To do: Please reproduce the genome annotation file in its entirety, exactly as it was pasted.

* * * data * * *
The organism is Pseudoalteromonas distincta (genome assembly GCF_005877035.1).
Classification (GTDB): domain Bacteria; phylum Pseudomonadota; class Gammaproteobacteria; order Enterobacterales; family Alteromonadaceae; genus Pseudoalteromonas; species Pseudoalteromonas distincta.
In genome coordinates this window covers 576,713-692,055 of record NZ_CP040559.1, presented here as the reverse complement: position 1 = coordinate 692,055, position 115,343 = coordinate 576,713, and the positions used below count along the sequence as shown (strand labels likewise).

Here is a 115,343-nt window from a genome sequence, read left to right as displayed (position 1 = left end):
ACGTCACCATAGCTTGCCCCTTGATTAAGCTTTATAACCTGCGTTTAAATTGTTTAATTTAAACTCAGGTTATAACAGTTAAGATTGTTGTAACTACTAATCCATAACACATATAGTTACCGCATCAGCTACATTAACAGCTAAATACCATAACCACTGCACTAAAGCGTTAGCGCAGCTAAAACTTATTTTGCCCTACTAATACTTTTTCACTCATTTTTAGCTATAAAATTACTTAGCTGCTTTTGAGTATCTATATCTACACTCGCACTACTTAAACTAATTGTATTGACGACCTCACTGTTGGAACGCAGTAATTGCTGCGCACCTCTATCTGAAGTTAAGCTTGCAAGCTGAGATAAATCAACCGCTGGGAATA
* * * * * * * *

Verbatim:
The organism is Pseudoalteromonas distincta (genome assembly GCF_005877035.1).
Classification (GTDB): domain Bacteria; phylum Pseudomonadota; class Gammaproteobacteria; order Enterobacterales; family Alteromonadaceae; genus Pseudoalteromonas; species Pseudoalteromonas distincta.
In genome coordinates this window covers 576,713-692,055 of record NZ_CP040559.1, presented here as the reverse complement: position 1 = coordinate 692,055, position 115,343 = coordinate 576,713, and the positions used below count along the sequence as shown (strand labels likewise).

Here is a 115,343-nt window from a genome sequence, read left to right as displayed (position 1 = left end):
ACGTCACCATAGCTTGCCCCTTGATTAAGCTTTATAACCTGCGTTTAAATTGTTTAATTTAAACTCAGGTTATAACAGTTAAGATTGTTGTAACTACTAATCCATAACACATATAGTTACCGCATCAGCTACATTAACAGCTAAATACCATAACCACTGCACTAAAGCGTTAGCGCAGCTAAAACTTATTTTGCCCTACTAATACTTTTTCACTCATTTTTAGCTATAAAATTACTTAGCTGCTTTTGAGTATCTATATCTACACTCGCACTACTTAAACTAATTGTATTGACGACCTCACTGTTGGAACGCAGTAATTGCTGCGCACCTCTATCTGAAGTTAAGCTTGCAAGCTGAGATAAATCAACCGCTGGGAATA